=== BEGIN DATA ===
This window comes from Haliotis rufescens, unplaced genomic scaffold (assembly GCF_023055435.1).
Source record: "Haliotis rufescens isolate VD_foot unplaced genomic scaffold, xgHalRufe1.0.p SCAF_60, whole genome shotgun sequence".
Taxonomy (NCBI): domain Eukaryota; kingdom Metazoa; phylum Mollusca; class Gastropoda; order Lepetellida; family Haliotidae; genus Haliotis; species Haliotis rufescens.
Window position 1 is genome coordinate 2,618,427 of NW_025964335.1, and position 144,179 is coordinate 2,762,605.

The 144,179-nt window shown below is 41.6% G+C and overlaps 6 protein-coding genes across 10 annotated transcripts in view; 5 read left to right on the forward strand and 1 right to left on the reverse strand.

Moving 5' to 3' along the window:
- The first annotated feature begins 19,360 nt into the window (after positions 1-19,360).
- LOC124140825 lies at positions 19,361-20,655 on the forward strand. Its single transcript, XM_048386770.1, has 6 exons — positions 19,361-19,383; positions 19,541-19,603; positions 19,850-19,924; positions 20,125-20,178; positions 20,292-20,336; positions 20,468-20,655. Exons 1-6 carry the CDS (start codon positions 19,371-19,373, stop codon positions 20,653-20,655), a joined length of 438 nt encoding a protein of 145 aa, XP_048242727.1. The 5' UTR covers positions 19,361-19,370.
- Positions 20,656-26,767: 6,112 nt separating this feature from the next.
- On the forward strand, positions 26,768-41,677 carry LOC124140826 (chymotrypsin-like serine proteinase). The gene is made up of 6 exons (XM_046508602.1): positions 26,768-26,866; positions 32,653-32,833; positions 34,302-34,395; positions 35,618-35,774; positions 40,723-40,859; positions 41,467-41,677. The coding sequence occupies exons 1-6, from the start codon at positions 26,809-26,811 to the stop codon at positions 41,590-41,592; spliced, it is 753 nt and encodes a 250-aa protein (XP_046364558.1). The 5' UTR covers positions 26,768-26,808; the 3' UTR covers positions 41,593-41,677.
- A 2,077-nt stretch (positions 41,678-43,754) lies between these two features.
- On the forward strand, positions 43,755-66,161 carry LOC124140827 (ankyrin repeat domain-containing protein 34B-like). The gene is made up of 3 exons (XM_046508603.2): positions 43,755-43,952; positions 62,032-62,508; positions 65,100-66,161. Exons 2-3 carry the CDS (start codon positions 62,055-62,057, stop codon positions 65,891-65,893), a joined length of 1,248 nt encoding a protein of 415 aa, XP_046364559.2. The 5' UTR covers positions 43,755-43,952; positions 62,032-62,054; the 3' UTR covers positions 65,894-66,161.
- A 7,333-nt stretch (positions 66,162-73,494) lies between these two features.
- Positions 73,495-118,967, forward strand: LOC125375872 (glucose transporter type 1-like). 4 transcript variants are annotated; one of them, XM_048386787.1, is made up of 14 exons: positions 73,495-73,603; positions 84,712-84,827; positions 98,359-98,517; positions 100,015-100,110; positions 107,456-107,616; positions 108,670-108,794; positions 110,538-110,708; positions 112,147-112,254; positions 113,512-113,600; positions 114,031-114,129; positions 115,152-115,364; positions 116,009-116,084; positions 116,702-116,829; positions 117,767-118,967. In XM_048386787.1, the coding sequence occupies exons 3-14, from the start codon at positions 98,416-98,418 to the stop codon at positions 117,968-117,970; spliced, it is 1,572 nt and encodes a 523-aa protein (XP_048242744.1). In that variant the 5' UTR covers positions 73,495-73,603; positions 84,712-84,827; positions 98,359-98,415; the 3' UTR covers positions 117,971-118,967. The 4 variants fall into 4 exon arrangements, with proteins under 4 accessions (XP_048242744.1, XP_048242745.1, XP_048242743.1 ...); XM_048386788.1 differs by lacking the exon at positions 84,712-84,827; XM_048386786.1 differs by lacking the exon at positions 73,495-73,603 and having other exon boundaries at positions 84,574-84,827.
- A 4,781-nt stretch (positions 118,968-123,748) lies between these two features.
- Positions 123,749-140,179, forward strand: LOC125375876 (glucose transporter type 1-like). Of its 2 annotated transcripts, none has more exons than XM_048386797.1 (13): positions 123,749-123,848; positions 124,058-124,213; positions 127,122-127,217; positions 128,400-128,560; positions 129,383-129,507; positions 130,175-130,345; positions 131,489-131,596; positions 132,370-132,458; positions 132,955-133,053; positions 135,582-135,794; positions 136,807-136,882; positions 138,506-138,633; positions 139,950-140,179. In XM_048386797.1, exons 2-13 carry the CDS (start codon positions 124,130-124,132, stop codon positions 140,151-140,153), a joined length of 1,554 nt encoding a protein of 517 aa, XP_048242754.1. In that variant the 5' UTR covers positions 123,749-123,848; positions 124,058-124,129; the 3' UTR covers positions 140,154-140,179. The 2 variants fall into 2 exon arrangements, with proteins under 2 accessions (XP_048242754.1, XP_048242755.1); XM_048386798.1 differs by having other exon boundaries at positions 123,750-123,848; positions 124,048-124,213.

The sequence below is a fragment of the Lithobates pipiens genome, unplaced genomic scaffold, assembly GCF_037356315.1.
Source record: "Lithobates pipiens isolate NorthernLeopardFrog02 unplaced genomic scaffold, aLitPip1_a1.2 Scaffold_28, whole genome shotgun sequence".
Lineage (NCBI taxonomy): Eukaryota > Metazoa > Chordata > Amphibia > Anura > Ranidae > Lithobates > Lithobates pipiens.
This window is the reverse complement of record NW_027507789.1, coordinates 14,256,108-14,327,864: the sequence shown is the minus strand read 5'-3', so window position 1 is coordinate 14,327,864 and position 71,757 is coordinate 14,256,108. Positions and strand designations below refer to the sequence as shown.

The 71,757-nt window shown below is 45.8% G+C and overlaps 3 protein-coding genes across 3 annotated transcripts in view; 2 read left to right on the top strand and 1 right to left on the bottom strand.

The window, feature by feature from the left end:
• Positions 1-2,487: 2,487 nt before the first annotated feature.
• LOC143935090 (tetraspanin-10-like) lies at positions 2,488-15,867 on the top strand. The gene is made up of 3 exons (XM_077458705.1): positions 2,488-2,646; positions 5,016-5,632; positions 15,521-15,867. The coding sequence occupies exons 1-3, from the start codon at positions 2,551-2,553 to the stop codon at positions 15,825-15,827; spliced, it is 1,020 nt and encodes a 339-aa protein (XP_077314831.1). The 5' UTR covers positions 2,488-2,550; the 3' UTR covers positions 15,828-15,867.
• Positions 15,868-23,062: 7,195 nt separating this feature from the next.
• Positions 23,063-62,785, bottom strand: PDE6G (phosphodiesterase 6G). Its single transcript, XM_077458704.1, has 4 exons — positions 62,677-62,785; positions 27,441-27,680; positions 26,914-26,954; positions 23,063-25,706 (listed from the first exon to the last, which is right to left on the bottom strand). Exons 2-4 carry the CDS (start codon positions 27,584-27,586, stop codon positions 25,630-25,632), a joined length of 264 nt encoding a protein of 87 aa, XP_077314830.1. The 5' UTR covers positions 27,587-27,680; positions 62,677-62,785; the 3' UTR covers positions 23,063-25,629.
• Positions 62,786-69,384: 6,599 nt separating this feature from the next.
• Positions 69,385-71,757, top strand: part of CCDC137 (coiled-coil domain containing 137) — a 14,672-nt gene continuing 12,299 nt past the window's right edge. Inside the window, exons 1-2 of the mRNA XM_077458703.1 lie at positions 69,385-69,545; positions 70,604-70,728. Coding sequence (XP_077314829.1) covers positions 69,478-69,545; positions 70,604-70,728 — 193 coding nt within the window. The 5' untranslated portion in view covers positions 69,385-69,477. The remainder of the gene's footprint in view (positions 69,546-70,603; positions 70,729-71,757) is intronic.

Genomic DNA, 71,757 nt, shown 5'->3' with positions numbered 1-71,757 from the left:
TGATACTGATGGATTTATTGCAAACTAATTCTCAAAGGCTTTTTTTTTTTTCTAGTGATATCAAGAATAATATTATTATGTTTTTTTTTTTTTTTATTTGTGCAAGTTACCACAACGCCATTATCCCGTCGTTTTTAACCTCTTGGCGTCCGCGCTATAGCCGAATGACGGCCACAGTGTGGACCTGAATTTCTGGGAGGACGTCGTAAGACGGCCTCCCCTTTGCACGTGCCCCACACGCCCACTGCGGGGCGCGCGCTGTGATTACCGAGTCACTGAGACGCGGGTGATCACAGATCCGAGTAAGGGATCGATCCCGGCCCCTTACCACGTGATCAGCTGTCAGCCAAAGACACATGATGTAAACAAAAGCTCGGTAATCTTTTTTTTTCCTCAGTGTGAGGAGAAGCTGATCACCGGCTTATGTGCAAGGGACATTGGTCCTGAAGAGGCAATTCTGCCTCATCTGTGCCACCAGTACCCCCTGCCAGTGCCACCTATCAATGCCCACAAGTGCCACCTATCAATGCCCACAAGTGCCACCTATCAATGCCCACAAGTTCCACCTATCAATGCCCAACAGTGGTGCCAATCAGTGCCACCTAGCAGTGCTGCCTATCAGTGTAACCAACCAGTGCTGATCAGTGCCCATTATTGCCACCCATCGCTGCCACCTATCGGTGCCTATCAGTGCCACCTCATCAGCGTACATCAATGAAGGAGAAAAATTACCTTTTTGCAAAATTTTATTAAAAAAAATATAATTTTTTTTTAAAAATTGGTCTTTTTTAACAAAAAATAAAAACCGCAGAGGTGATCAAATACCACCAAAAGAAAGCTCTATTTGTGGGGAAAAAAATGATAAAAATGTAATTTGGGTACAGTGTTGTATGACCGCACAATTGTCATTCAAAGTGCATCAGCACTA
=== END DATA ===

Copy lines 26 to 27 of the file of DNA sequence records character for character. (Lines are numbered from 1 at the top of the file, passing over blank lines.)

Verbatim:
• Positions 23,063-62,785, bottom strand: PDE6G (phosphodiesterase 6G). Its single transcript, XM_077458704.1, has 4 exons — positions 62,677-62,785; positions 27,441-27,680; positions 26,914-26,954; positions 23,063-25,706 (listed from the first exon to the last, which is right to left on the bottom strand). Exons 2-4 carry the CDS (start codon positions 27,584-27,586, stop codon positions 25,630-25,632), a joined length of 264 nt encoding a protein of 87 aa, XP_077314830.1. The 5' UTR covers positions 27,587-27,680; positions 62,677-62,785; the 3' UTR covers positions 23,063-25,629.
• Positions 62,786-69,384: 6,599 nt separating this feature from the next.